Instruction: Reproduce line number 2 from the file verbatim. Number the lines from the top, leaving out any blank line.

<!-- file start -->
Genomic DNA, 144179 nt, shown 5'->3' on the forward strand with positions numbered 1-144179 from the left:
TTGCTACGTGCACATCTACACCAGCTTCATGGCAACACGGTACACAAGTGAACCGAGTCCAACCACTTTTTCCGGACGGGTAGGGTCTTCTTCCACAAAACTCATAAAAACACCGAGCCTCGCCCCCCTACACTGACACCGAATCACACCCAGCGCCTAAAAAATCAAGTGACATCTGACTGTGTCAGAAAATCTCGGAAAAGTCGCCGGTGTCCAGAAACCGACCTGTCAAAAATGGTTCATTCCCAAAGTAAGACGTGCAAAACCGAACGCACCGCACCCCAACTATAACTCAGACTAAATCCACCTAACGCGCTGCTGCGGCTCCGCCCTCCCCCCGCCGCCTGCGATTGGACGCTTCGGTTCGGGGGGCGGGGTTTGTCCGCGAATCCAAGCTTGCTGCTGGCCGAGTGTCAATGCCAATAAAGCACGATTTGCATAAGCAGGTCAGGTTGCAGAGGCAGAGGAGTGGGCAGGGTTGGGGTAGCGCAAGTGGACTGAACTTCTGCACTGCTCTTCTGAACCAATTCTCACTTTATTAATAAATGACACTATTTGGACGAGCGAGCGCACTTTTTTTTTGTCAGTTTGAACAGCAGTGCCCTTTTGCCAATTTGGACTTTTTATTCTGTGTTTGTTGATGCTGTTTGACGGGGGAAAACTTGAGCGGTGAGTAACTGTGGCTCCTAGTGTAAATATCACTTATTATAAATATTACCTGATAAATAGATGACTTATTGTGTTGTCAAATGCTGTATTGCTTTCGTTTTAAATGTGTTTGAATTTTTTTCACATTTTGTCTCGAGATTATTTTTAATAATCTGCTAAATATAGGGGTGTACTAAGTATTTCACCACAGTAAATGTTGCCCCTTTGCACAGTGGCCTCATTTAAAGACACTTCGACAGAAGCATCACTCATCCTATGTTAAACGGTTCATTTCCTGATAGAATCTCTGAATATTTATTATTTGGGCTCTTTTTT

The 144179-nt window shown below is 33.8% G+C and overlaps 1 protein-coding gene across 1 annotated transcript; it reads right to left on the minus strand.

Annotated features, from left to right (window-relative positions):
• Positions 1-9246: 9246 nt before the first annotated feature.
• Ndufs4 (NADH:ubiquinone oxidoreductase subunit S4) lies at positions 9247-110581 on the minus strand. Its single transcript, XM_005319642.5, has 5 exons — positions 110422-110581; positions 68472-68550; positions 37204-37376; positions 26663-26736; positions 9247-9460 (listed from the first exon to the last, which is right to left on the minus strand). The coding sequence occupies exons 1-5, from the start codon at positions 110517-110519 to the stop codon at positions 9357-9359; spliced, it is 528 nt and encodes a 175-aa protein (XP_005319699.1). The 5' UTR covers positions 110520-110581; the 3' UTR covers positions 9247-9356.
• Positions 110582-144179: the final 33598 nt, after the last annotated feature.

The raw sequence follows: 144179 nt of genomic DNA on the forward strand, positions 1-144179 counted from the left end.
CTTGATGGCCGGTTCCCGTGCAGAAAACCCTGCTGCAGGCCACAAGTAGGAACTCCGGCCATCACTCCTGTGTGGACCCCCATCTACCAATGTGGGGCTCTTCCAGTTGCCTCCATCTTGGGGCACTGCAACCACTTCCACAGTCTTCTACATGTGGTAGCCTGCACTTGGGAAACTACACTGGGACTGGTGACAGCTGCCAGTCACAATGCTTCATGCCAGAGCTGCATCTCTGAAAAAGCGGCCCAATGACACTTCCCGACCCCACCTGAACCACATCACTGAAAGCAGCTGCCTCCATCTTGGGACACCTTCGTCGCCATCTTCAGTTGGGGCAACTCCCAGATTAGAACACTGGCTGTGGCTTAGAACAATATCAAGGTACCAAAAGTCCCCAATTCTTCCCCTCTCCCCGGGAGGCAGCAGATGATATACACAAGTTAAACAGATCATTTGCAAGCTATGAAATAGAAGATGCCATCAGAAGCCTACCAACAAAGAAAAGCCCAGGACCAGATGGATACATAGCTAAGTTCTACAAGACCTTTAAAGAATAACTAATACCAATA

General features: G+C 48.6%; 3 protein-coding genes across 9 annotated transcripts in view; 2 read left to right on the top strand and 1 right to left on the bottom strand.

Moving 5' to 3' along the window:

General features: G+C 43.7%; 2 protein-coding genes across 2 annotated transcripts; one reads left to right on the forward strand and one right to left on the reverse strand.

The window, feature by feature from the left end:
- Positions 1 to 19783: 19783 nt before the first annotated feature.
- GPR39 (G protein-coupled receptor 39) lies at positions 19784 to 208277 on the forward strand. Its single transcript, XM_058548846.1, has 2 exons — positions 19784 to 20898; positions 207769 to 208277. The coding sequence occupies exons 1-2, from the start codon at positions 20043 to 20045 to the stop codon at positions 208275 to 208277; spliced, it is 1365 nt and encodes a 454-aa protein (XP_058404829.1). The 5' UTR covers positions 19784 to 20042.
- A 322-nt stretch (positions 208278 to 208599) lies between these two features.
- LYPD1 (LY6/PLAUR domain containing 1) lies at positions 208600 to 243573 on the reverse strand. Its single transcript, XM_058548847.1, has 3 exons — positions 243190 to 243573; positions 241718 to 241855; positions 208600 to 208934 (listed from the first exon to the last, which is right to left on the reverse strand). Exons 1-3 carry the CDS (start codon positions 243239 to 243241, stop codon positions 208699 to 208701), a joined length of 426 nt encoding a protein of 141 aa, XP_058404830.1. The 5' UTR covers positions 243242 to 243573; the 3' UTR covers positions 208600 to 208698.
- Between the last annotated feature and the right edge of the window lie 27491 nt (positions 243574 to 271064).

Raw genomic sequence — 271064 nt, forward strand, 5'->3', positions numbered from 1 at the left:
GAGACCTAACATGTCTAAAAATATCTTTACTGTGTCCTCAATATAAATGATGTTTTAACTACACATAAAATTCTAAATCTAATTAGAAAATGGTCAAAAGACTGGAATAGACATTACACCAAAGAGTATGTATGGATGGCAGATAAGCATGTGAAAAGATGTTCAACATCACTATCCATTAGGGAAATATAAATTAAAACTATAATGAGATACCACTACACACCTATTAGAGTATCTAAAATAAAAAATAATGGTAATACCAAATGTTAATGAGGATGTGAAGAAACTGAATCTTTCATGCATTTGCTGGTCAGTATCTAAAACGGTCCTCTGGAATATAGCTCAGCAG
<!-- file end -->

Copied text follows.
TTGCTACGTGCACATCTACACCAGCTTCATGGCAACACGGTACACAAGTGAACCGAGTCCAACCACTTTTTCCGGACGGGTAGGGTCTTCTTCCACAAAACTCATAAAAACACCGAGCCTCGCCCCCCTACACTGACACCGAATCACACCCAGCGCCTAAAAAATCAAGTGACATCTGACTGTGTCAGAAAATCTCGGAAAAGTCGCCGGTGTCCAGAAACCGACCTGTCAAAAATGGTTCATTCCCAAAGTAAGACGTGCAAAACCGAACGCACCGCACCCCAACTATAACTCAGACTAAATCCACCTAACGCGCTGCTGCGGCTCCGCCCTCCCCCCGCCGCCTGCGATTGGACGCTTCGGTTCGGGGGGCGGGGTTTGTCCGCGAATCCAAGCTTGCTGCTGGCCGAGTGTCAATGCCAATAAAGCACGATTTGCATAAGCAGGTCAGGTTGCAGAGGCAGAGGAGTGGGCAGGGTTGGGGTAGCGCAAGTGGACTGAACTTCTGCACTGCTCTTCTGAACCAATTCTCACTTTATTAATAAATGACACTATTTGGACGAGCGAGCGCACTTTTTTTTTGTCAGTTTGAACAGCAGTGCCCTTTTGCCAATTTGGACTTTTTATTCTGTGTTTGTTGATGCTGTTTGACGGGGGAAAACTTGAGCGGTGAGTAACTGTGGCTCCTAGTGTAAATATCACTTATTATAAATATTACCTGATAAATAGATGACTTATTGTGTTGTCAAATGCTGTATTGCTTTCGTTTTAAATGTGTTTGAATTTTTTTCACATTTTGTCTCGAGATTATTTTTAATAATCTGCTAAATATAGGGGTGTACTAAGTATTTCACCACAGTAAATGTTGCCCCTTTGCACAGTGGCCTCATTTAAAGACACTTCGACAGAAGCATCACTCATCCTATGTTAAACGGTTCATTTCCTGATAGAATCTCTGAATATTTATTATTTGGGCTCTTTTTT